Objectives: This is a qualitative study which aims to understand the lived experience of dietary changes among Chinese survivors of colorectal cancer who participated in a dietary intervention.
Setting: The surgical and oncological departments of four public hospitals in Hong Kong.
Participants: Fifty-five Chinese colorectal cancer survivors who were aged 18 years or above and had received potentially curative treatment in the surgical and oncological departments in Hong Kong were examined. Participants’ mean age was 64 years, with 29 (53%) males.
Intervention: A 12-month dietary intervention delivered via face-to-face motivational interviews, fortnightly motivational phone calls, monthly electronic pamphlets, quarterly newsletters and quarterly group meeting.
Outcome measure: We adopted the qualitative approach to capture participants’ perspectives and to apply the understanding pragmatically in everyday life. Content analysis was conducted.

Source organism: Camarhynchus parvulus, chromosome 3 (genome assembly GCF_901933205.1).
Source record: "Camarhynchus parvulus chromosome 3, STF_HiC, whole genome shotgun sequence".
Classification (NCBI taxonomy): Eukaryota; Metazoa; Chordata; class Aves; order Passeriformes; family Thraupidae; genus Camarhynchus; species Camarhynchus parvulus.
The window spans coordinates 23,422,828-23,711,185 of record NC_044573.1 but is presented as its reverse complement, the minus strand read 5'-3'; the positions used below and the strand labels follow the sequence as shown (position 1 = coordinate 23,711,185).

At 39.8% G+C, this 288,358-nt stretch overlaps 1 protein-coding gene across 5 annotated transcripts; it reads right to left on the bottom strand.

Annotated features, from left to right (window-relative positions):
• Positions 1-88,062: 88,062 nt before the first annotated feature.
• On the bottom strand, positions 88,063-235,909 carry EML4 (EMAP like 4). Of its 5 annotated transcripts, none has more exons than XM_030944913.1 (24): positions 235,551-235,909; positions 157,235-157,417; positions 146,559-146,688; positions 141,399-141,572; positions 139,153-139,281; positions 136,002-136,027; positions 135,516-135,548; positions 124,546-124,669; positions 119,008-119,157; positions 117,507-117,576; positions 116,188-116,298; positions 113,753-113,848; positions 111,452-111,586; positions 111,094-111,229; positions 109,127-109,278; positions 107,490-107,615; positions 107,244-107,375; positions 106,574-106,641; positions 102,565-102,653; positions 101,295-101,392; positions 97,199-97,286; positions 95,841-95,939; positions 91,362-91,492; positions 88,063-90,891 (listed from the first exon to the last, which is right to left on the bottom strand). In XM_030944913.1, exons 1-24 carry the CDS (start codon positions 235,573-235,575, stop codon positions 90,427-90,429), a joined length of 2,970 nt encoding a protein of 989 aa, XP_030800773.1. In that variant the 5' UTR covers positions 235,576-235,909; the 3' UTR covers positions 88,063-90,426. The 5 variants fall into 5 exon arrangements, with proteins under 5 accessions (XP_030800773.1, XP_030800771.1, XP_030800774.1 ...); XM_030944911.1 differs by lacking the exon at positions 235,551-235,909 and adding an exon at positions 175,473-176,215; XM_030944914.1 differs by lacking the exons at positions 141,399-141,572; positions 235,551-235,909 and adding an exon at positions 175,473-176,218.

Results: We identified themes of motives to changes of dietary practices including (1) individual commitment to dietary change; (2) adaptive strategies in interpersonal contexts and (3) working with healthcare professionals during the journey.
Conclusions: The findings demonstrated how Chinese custom and culture posing unique challenges to colorectal cancer survivors and the need of having dietary advice from healthcare professionals. Participants were motivated to change their eating habits by support from family, friends and healthcare professionals. Our findings could help healthcare professionals provide specific dietary advice and guidance to Chinese colorectal cancer survivors.